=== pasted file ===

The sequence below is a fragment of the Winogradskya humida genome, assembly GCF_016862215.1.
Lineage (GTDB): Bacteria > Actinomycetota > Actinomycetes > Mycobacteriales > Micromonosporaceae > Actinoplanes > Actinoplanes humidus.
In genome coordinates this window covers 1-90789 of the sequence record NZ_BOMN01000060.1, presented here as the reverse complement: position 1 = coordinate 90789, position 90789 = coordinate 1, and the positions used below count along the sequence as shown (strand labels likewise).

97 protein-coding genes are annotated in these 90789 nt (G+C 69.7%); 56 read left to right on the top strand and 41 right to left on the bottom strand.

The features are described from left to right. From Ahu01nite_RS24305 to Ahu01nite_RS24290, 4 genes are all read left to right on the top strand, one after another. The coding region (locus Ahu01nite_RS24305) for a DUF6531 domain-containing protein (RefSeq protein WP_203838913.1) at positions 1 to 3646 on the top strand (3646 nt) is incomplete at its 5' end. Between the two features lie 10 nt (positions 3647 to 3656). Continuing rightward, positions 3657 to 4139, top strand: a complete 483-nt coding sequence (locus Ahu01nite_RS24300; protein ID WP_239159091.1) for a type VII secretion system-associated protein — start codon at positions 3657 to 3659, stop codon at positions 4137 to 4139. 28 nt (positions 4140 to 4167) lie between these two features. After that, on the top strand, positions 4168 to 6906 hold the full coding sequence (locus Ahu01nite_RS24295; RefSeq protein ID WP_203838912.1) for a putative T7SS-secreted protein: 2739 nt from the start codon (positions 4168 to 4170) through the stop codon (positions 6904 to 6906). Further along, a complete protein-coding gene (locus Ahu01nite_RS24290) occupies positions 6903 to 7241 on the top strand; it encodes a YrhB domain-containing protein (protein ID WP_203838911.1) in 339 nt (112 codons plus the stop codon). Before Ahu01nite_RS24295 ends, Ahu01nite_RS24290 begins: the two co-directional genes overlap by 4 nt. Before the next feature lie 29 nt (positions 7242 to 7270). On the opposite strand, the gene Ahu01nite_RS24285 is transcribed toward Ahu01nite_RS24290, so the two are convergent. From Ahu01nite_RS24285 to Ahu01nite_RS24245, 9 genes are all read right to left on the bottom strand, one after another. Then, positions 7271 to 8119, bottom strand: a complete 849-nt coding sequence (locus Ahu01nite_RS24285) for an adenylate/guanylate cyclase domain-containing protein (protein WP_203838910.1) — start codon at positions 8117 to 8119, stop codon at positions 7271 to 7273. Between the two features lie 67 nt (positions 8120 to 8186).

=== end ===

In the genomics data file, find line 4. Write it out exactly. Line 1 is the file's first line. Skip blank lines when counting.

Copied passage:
97 protein-coding genes are annotated in these 90789 nt (G+C 69.7%); 56 read left to right on the top strand and 41 right to left on the bottom strand.